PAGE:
RecommendEd too, though not yet arrived on my doorstep (read more about it at, is the latest landmark CD set from the inestimable Mosaic label specializing in Jazz reissues, whose multi-disc Limited Edition packages are inarguable masterworks of critical, historical, and musical significance. This time it's the long-overdue Complete Dial Modern Jazz Recordings, documenting the astonishing, later Forties to mid-Fifties run of Ross Russell's tiny Dial label, which managed to record and release much of the best of Charlie Parker, plus terrific sessions led by or featuring Dizzy Gillespie, young Miles Davis, Howard McGhee, Dexter Gordon, Wardell Gray, Teddy Edwards, Dodo Marmarosa, Erroll Garner, Teddy Wilson, Max Roach, J.J. Johnson, Ralph Burns, Bill Harris, Lucky Thompson, Red Norvo, Slam Stewart, etc., etcetera, excelsior! Nine great CDs of Beboppin', ever-illuminatin', essential-and-then-some, essence of Modern Jazz recordings, issued in most excellent Monaural sound and accompanied by the usual impeccable Mosaic booklet of rare photos, annotation essays, and detailed discography. A copy belongs in every Jazz collection, but there are only 7500 copies available. I will be listening, pre-op and post-, come what may.

...Whiling away the hours, watching the play of light as it changes... pre-dawn; midday up from the water; near-twilight's "golden time"; full dark... but each stage as reflected on the HD television screen, my new version of through a glass darkly. Eight episodes comprising the BBC's Broadchurch; 19 cases from the wan career of Sweden's Kurt Wallender; 32 quirky, conZentric angles on the jaunty cop show called Life; 86 chapters in the on-going horse opera of the Canadian Heartland; 275 stop-offs at Boston's landmark bar Cheers, always good for a laugh and a coupla beers (per the Norm, anyway)--all these and scads more. But none so wonderful and brilliant and historic, so clever/funny and heart-warming and patriotic--none of them, in short, as well-written and important as the 156 episodes of writer/producer Aaron Sorkin's television masterpiece The West Wing.

Originally airing from 1999 to 2007, that hour-long program was at the time the perfect ironic counterpoint to the venality and stupidity and repression of rights of the Bush years--the Towers, invading Iraq, legalizing torture, Homeland insecurity, the shame of Katrina, squandering the Clinton surplus, outsourcing America, the banking collapse and the new Depression, plus the growing cult of celebrity, the gadget-driven fracturing of information, and the ridiculous rise of so-called Reality TV. Week after week, while the United States went to hell, for one hour at least, the last, best gasp of Liberalism, Humanism, and American Democracy was there to see in the fictional two terms of the "Bartlett Presidency." One would think that such a splendid, hope-bearing role model would carry over into the unprecedented reaction-to-Bush ascendency of Barack Obama...

But no.

What became of that remarkable candidate and campaign? Was it timidity? An excess of polity, or some better word for professorial politeness caught up in politics-as-usual? A lack of fire-in-the-belly ambition? Too much oreo in that milk chocolate exterior? However defined, it seems the President just didn't know how to preside--no Roosevelt-Truman or Kennedy-Johnson he, merely another big-business, lower-case mode of Demo like Carter and Clinton, both of whose celebrated (but uncelebate) brains proved ineffectual against the negative forces, barely legal farces, and immoderate forces majeures manipulating 21st century America. Our first not-really-Black President turned out to have feats, and resolve, of clay--a nice-guy odd duck incapable of overcoming the inside-the-Beltway yammering, hammering, and stammering, and the infernal No-Mercy/NO-bama black magic of the ugly Repugnicants.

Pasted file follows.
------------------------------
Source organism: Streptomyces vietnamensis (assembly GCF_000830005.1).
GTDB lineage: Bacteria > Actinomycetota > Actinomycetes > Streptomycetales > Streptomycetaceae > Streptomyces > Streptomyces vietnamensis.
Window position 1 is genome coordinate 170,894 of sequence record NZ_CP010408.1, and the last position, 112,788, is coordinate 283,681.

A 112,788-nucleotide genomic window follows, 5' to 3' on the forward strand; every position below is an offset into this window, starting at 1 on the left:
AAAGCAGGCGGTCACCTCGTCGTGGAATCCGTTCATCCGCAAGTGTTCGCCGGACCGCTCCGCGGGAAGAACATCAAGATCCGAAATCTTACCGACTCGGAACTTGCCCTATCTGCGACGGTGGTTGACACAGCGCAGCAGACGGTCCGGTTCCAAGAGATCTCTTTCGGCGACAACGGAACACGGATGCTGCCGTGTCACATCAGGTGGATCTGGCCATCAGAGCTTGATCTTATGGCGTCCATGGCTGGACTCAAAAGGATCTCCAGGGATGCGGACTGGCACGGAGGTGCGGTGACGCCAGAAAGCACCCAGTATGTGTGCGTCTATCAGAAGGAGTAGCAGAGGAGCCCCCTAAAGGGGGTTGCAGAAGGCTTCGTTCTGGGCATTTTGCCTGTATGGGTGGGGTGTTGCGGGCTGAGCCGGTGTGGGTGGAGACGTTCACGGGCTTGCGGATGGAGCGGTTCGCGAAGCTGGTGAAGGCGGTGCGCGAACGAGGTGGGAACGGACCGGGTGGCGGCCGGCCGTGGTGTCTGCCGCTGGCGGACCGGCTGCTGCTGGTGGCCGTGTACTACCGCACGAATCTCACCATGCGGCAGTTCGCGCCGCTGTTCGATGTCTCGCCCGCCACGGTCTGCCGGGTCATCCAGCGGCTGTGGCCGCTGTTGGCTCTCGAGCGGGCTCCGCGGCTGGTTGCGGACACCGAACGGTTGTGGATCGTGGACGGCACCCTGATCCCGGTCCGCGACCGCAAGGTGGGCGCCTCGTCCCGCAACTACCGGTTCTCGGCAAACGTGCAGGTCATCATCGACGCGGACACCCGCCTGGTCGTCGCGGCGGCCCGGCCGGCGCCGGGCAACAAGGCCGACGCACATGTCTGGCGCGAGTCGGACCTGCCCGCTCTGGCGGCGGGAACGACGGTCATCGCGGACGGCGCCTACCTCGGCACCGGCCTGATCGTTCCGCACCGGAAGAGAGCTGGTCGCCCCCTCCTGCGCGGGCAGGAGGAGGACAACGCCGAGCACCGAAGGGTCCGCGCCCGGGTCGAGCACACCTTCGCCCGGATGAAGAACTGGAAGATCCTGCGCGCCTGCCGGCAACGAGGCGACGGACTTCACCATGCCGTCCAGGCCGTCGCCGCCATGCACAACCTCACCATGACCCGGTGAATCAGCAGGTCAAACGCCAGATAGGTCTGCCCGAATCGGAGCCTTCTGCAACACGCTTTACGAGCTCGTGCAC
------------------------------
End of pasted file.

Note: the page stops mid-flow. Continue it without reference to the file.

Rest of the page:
And now he too, on a massively bigger and more important, not to mention tragic on a national and likely international scale... he too sits in limbo--in stasis--a low-confidence sitting duck stilled two years ahead of his unavoidable lame-duck status and time.

Please... no quacks.

Sunday, December 7, 2014

David Stone Martin, Graphically

And so we come to the pater familias of record jacket illustrator/designers, Mr. David Stone Martin. Samples of his artistry and sometimes avant garde illustration can be found in books, on the covers and insides of slick magazines and, of course, gracing the front jackets of hundreds of 78 and 33 1/3 r.p.m. record albums.

I've had occasion to mention DSM fairly often, but the bulk of any intelligent remarks can be found in a post from 2010, when a splendid visual gallery of his work appeared on Steve Cerra's Jazz blog and I wrote a piece meant to complement verbally that pictorial. Sadly, his gallery has since
been removed, so my archived commentary is short on pictures, but I assure anyone coming to view DSM's work for the first time that a Google search of his name will yield wonders!

Start with this appetizer, and then take a seat at the DSM table... it's a viewable, movable feast.